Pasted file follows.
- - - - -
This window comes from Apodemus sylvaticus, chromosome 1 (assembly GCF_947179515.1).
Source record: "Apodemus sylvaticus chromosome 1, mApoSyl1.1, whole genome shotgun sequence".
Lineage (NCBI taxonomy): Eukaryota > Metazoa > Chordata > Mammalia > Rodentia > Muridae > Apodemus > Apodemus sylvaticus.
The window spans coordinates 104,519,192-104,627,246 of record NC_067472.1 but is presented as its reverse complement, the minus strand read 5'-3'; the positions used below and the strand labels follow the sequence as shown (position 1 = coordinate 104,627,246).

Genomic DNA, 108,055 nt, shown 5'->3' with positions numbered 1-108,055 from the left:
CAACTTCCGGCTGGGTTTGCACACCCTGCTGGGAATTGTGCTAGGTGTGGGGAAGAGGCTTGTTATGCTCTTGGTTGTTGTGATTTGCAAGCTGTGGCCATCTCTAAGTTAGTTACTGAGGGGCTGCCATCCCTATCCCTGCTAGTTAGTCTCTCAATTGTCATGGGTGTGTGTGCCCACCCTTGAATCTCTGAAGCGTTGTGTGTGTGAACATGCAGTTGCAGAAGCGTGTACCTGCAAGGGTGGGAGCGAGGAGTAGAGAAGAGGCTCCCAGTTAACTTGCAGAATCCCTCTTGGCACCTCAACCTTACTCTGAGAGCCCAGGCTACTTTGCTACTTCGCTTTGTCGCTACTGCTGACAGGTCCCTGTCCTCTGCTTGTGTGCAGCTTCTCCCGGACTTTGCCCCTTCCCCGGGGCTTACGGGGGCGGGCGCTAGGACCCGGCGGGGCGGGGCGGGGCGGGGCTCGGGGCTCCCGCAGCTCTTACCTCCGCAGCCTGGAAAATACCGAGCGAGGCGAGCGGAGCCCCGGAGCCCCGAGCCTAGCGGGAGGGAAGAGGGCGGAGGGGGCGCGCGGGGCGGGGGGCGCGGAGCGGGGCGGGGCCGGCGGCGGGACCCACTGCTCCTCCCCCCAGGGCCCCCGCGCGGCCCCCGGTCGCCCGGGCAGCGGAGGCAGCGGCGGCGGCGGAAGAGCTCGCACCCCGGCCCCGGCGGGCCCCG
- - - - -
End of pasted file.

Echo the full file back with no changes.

This window comes from Apodemus sylvaticus, chromosome 1 (assembly GCF_947179515.1).
Source record: "Apodemus sylvaticus chromosome 1, mApoSyl1.1, whole genome shotgun sequence".
Lineage (NCBI taxonomy): Eukaryota > Metazoa > Chordata > Mammalia > Rodentia > Muridae > Apodemus > Apodemus sylvaticus.
The window spans coordinates 104,519,192-104,627,246 of record NC_067472.1 but is presented as its reverse complement, the minus strand read 5'-3'; the positions used below and the strand labels follow the sequence as shown (position 1 = coordinate 104,627,246).

Genomic DNA, 108,055 nt, shown 5'->3' with positions numbered 1-108,055 from the left:
CAACTTCCGGCTGGGTTTGCACACCCTGCTGGGAATTGTGCTAGGTGTGGGGAAGAGGCTTGTTATGCTCTTGGTTGTTGTGATTTGCAAGCTGTGGCCATCTCTAAGTTAGTTACTGAGGGGCTGCCATCCCTATCCCTGCTAGTTAGTCTCTCAATTGTCATGGGTGTGTGTGCCCACCCTTGAATCTCTGAAGCGTTGTGTGTGTGAACATGCAGTTGCAGAAGCGTGTACCTGCAAGGGTGGGAGCGAGGAGTAGAGAAGAGGCTCCCAGTTAACTTGCAGAATCCCTCTTGGCACCTCAACCTTACTCTGAGAGCCCAGGCTACTTTGCTACTTCGCTTTGTCGCTACTGCTGACAGGTCCCTGTCCTCTGCTTGTGTGCAGCTTCTCCCGGACTTTGCCCCTTCCCCGGGGCTTACGGGGGCGGGCGCTAGGACCCGGCGGGGCGGGGCGGGGCGGGGCTCGGGGCTCCCGCAGCTCTTACCTCCGCAGCCTGGAAAATACCGAGCGAGGCGAGCGGAGCCCCGGAGCCCCGAGCCTAGCGGGAGGGAAGAGGGCGGAGGGGGCGCGCGGGGCGGGGGGCGCGGAGCGGGGCGGGGCCGGCGGCGGGACCCACTGCTCCTCCCCCCAGGGCCCCCGCGCGGCCCCCGGTCGCCCGGGCAGCGGAGGCAGCGGCGGCGGCGGAAGAGCTCGCACCCCGGCCCCGGCGGGCCCCG